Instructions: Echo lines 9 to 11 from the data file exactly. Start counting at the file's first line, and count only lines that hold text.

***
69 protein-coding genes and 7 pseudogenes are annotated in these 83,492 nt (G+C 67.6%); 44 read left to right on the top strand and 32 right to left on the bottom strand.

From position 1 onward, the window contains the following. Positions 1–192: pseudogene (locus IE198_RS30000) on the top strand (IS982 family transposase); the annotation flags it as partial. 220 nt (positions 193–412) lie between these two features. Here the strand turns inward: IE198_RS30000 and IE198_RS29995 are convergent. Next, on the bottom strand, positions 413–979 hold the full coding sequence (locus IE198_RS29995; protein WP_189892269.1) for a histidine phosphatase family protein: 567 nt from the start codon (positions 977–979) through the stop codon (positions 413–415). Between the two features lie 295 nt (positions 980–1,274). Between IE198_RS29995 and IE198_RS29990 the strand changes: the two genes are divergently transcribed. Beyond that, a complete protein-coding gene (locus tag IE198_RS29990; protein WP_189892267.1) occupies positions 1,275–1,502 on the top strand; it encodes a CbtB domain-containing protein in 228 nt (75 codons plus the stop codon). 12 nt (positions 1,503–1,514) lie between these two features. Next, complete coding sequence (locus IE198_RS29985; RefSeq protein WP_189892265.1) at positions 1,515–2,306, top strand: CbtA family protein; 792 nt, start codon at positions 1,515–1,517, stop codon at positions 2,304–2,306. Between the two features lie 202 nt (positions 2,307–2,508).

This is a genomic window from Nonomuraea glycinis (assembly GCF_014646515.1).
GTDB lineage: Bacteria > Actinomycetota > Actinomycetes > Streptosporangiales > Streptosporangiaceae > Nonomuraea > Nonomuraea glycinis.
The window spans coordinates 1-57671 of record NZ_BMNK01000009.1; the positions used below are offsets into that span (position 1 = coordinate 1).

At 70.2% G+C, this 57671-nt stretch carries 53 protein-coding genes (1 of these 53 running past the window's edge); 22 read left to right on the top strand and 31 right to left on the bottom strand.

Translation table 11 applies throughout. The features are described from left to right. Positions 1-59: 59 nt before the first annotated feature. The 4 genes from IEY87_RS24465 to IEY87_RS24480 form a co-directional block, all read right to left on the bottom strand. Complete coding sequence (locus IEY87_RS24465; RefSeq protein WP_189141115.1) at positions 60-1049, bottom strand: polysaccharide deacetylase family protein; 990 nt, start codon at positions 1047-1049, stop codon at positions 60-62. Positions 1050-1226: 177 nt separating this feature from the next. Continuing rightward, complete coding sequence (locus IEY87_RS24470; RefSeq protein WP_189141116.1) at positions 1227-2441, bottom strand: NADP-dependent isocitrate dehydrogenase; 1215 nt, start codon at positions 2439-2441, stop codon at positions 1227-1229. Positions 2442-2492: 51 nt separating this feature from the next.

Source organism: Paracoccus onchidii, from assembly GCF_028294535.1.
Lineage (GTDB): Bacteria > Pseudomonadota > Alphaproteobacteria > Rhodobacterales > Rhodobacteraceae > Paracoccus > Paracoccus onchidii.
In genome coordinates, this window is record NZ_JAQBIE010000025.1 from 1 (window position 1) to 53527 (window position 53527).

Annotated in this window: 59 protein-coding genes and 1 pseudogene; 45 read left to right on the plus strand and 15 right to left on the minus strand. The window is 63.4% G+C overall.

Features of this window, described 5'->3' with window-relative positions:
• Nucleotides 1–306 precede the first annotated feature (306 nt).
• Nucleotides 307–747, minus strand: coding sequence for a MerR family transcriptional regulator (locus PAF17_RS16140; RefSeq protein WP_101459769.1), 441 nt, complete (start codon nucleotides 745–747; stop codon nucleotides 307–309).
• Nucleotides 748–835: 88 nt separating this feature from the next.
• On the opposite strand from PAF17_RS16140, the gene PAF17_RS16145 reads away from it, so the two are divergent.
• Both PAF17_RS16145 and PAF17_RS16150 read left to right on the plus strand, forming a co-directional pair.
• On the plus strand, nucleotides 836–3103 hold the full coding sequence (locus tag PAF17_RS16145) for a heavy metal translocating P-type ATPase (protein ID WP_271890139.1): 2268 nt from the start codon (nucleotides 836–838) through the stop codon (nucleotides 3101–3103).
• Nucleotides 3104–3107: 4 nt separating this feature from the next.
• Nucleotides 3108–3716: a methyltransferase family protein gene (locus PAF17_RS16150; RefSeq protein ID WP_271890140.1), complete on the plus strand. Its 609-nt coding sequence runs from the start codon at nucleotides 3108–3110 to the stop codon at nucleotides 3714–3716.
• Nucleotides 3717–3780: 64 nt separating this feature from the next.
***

Lineage (GTDB): Bacteria > Pseudomonadota > Alphaproteobacteria > Rhodobacterales > Rhodobacteraceae > Paracoccus > Paracoccus onchidii.
In genome coordinates, this window is record NZ_JAQBIE010000025.1 from 1 (window position 1) to 53527 (window position 53527).

Annotated in this window: 59 protein-coding genes and 1 pseudogene; 45 read left to right on the plus strand and 15 right to left on the minus strand. The window is 63.4% G+C overall.